Jordan Bowers faces potential 15-year sentence for identity theft

Prosecutors say the case has no ties to Bower’s missing daughter, Oakley Carlson

After longer than normal court docket sessions, a technical delay with the court reporter and an inconvenient timing for a computer update, the first hearing for Jordan Bowers regarding the charges of identity theft levied against her commenced on Tuesday, Jan. 17, at Grays Harbor Superior Court in Montesano.

Bowers, the biological mother of missing 6-year-old Oakley Carlson, did not appear in person for her scheduled hearing but instead appeared via Zoom from the third floor of the Grays Harbor County Jail.

The presiding judge for the hearing, Katherine Svoboda, read out loud each count and the punishment attached. Bowers currently faces the potential for a maximum sentence of 15 years in prison and/or a $30,000 fine due to three counts of first-degree identity theft and one count of second-degree identity theft. She stayed mostly quiet during the entirety of the hearing, only talking when directly addressing a question from Judge Svoboda.

While determining any bail or release status for Bowers, Prosecuting Attorney Richard Petersen said the court-set bail of $25,000 was “appropriate if not a little bit low” as well as advising against a pre-trial release.

“I’ll tell the court that while these are just property crimes, Ms. Bowers has somewhat of a history with failure to appear with warrants issued in the past,” Petersen said during the hearing. “Based on the type of offenses here, these are not violent (offenses) so that’s not the basis of my request, it’s simply that I don’t know what she’s going to do when she gets out and I think she’s a flight risk.”

Bowers did apply for a pre-trial release, requesting being supervised by Edward Shaw, an Auburn resident. However, it was dismissed quickly due to mismatching addresses linked to Shaw provided by Bowers and what was found by the defense attorneys.

“(Bowers) has no established address, the plan is to go to a new residence out of county and to be supervised by someone who the court is not familiar with,” Judge Svoboda said. “Without hearing from Mr. Shaw, I’m not going to consider him as a potential supervisor.”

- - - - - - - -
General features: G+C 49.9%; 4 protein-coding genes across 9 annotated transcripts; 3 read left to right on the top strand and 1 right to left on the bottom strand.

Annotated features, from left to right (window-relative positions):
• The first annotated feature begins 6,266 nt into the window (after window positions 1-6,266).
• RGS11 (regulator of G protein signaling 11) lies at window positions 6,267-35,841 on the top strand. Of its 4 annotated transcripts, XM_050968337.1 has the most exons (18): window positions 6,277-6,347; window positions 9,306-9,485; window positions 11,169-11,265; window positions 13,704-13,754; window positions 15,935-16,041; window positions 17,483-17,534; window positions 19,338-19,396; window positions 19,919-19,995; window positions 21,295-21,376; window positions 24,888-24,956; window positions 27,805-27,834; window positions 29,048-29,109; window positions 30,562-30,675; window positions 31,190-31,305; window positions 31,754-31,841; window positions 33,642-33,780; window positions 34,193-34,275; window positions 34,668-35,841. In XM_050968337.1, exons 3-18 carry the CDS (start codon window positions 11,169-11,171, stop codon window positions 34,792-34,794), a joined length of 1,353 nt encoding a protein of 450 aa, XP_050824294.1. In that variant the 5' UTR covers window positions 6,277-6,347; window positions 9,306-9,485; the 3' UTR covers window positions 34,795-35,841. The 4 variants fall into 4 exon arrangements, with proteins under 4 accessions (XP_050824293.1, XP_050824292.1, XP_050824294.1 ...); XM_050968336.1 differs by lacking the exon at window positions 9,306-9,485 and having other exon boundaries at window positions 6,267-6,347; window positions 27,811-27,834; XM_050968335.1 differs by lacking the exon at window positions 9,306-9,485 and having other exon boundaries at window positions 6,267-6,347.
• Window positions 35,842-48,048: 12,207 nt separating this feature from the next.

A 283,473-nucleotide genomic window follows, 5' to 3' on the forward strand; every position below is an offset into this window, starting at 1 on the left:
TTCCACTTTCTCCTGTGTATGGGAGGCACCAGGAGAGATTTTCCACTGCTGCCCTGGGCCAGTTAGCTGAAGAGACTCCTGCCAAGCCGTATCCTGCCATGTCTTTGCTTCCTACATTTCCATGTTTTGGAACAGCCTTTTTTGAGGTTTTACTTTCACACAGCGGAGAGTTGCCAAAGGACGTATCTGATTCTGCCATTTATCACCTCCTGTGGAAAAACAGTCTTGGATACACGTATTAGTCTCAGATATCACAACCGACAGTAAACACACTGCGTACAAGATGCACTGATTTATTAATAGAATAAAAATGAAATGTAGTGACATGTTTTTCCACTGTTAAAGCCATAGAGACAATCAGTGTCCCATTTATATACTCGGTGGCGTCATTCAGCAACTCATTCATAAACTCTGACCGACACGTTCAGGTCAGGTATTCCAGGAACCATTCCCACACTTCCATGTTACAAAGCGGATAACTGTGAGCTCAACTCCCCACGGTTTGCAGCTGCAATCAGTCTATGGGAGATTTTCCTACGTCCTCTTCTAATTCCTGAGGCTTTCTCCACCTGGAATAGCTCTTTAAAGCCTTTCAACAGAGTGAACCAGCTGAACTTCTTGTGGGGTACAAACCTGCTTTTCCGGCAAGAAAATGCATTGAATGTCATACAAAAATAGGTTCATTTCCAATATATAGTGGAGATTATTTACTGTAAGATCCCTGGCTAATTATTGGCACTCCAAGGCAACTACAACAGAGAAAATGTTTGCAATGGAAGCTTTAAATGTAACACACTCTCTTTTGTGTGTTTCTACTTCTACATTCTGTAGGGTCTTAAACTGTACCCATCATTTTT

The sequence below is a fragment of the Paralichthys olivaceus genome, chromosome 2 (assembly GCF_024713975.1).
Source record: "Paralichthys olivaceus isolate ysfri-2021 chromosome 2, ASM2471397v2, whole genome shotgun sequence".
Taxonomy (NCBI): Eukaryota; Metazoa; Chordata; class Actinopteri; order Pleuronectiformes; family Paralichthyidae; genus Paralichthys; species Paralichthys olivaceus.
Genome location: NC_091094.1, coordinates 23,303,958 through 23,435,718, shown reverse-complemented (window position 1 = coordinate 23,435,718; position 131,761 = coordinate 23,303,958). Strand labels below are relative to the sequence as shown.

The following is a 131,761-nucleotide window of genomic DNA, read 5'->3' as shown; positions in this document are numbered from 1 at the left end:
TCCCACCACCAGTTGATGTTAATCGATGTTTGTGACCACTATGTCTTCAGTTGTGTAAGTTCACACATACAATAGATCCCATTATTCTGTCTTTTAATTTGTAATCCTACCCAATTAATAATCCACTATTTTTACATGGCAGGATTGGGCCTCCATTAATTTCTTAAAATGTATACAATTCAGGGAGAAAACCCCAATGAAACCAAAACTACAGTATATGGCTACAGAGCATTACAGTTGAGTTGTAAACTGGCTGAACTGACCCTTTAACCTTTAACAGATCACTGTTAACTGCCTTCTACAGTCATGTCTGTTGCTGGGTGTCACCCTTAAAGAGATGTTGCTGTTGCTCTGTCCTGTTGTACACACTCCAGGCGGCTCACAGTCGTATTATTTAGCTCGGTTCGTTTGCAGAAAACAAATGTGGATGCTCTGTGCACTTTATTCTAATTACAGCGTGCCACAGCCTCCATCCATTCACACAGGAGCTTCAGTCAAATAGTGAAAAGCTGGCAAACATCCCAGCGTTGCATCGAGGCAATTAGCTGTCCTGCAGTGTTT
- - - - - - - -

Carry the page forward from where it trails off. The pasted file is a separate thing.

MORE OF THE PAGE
Growing speculation has been made regarding the timing of the charges. Bowers remain a prime suspect in the disappearance of Oakley, and Bowers was arrested by the Grays Harbor Sheriff’s Office minutes after being released from the Washington Correctional Center for Women on Sunday, Jan. 15. She had just completed a nine-month sentence on charges of child endangerment unrelated to Oakley.

Petersen was adamant that there is no tie between the identity theft charges and Oakley’s disappearance as they are currently being treated as separate cases. He did confirm there is still an ongoing investigation into the missing 6-year-old girl, but noted that no detective in that inquiry is involved in the identity theft case.

“The issue of the timing is probably not what it seems. I know the case itself has been floating around and I knew (Bowers) was going to be getting out because law enforcement was wondering if we were going to file charges or not,” Petersen said. “I’ve only seen this case for about literally a week and a half and that was when I decided charges should be filed.”

According to court documents and information provided by Petersen, the identity theft case against Bowers began in December 2021 when investigators looking for Oakley Carlson searched a Tumwater hotel, Extended Stay America, where Bowers, her husband Andrew Carlson, and three of their children had been staying for two months.

While attempting to unclog a toilet that had been in their room, the hotel staff discovered three credit cards all linked to different individuals and all having a close relationship with Bowers.

“What she would do was help (the victims) fix their unemployment accounts, get their personal information, create either credit cards or debit accounts, and then change the routing number for the unemployment to have it go into those cards that she had just created in their names,” Peterson said.

When asked if his investigation had led to any indication as to whether Andrew Carlson, the biological father of Oakley and a prime suspect in her disappearance, had been involved in defrauding any of the victims, Petersen said there is no evidence that Carlson was directly a part of the accused crimes but noted there was a reference that he might have been aware it was happening.

According to information gathered by Petersen, Bowers began committing identity fraud in December 2020. During her year-long financial theft campaign, Bowers appeared to have done “a lot of gambling” at the Little Creek Casino in Shelton. Peterson said the estimated theft was more than $50,000 and said it could be “significantly higher.”

More investigations are underway to determine how much money Bowers acquired at the expense of her victims. One individual, Tracy McGee-Mills, was defrauded the most of the four victims, losing $28,000 according to court documents.

Bowers is scheduled for arraignment on Monday, Jan. 23, at 8 a.m. in Grays Harbor Superior Court. Judge Svoboda clarified that while bail will remain at $25,000, she will consider additional arguments as to a release or bail reduction.

Contact Reporter Allen Leister at 360-463-3572 or